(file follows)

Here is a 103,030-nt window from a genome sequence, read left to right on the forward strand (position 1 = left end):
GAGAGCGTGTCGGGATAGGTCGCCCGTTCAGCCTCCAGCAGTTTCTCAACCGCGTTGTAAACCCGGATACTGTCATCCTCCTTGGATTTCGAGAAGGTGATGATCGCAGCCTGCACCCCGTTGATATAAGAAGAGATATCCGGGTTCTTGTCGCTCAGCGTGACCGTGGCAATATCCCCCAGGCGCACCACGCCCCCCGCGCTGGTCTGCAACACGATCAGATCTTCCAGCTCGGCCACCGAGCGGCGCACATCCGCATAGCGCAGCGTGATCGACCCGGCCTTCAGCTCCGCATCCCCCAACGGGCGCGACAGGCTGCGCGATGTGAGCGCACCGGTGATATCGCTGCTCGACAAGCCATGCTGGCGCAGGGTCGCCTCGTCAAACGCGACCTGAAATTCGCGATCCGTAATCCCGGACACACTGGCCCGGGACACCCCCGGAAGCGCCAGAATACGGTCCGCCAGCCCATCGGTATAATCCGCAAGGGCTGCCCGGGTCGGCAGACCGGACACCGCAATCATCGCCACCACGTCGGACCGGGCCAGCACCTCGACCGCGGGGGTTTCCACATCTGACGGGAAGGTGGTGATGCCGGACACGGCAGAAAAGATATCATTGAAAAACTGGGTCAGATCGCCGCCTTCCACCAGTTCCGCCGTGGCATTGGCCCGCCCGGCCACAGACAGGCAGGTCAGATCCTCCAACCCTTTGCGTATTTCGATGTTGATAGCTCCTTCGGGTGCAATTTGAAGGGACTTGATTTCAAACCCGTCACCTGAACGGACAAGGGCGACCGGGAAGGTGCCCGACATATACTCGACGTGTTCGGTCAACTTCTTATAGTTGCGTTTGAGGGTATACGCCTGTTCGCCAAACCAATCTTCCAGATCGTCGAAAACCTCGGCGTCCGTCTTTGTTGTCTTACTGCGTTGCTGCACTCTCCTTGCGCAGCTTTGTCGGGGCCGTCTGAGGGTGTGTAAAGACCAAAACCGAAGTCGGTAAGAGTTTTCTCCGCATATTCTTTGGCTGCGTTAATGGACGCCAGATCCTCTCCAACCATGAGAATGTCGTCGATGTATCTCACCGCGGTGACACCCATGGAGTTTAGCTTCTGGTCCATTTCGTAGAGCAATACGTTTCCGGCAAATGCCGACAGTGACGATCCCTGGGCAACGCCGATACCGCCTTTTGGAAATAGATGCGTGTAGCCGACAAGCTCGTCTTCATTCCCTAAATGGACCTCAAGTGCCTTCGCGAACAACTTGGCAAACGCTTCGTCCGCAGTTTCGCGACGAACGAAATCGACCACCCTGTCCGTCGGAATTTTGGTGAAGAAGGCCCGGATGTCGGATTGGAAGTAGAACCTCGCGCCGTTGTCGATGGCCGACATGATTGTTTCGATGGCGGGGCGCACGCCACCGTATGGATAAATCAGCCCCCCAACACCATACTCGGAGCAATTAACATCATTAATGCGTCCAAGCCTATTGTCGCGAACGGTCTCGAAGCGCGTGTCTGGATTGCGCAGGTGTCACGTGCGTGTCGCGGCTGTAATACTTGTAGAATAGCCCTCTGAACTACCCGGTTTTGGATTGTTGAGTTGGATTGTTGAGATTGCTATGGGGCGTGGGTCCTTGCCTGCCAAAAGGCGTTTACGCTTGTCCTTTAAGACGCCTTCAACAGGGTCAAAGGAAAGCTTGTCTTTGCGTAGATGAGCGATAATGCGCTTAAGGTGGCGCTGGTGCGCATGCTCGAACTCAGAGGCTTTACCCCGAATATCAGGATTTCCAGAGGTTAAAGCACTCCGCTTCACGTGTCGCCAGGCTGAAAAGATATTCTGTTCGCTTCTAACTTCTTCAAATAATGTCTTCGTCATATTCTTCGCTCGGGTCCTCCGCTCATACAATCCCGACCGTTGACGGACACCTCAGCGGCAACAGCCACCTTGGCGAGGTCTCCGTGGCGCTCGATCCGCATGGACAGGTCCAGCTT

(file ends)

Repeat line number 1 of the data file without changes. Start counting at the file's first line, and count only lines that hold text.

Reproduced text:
Here is a 103,030-nt window from a genome sequence, read left to right on the forward strand (position 1 = left end):